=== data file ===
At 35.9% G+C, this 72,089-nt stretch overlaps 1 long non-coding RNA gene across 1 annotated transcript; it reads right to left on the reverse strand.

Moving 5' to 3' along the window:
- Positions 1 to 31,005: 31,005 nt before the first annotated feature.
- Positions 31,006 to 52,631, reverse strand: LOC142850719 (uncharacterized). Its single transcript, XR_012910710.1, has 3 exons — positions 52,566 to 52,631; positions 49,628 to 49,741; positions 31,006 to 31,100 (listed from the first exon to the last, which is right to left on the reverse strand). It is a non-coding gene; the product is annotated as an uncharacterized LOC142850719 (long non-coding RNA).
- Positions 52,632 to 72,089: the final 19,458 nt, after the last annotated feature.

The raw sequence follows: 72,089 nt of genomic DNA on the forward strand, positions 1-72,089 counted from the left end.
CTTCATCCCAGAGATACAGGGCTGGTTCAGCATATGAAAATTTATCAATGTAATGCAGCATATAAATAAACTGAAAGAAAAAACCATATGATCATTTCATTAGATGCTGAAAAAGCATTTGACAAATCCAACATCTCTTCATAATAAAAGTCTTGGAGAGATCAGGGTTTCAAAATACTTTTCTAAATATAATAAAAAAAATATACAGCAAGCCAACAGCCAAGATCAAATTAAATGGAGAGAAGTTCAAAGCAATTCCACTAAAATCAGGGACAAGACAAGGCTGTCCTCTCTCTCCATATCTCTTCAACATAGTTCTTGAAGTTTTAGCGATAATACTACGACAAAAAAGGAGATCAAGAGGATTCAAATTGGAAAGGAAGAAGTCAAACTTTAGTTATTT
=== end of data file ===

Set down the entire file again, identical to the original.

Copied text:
At 35.9% G+C, this 72,089-nt stretch overlaps 1 long non-coding RNA gene across 1 annotated transcript; it reads right to left on the reverse strand.

Moving 5' to 3' along the window:
- Positions 1 to 31,005: 31,005 nt before the first annotated feature.
- Positions 31,006 to 52,631, reverse strand: LOC142850719 (uncharacterized). Its single transcript, XR_012910710.1, has 3 exons — positions 52,566 to 52,631; positions 49,628 to 49,741; positions 31,006 to 31,100 (listed from the first exon to the last, which is right to left on the reverse strand). It is a non-coding gene; the product is annotated as an uncharacterized LOC142850719 (long non-coding RNA).
- Positions 52,632 to 72,089: the final 19,458 nt, after the last annotated feature.

The raw sequence follows: 72,089 nt of genomic DNA on the forward strand, positions 1-72,089 counted from the left end.
CTTCATCCCAGAGATACAGGGCTGGTTCAGCATATGAAAATTTATCAATGTAATGCAGCATATAAATAAACTGAAAGAAAAAACCATATGATCATTTCATTAGATGCTGAAAAAGCATTTGACAAATCCAACATCTCTTCATAATAAAAGTCTTGGAGAGATCAGGGTTTCAAAATACTTTTCTAAATATAATAAAAAAAATATACAGCAAGCCAACAGCCAAGATCAAATTAAATGGAGAGAAGTTCAAAGCAATTCCACTAAAATCAGGGACAAGACAAGGCTGTCCTCTCTCTCCATATCTCTTCAACATAGTTCTTGAAGTTTTAGCGATAATACTACGACAAAAAAGGAGATCAAGAGGATTCAAATTGGAAAGGAAGAAGTCAAACTTTAGTTATTT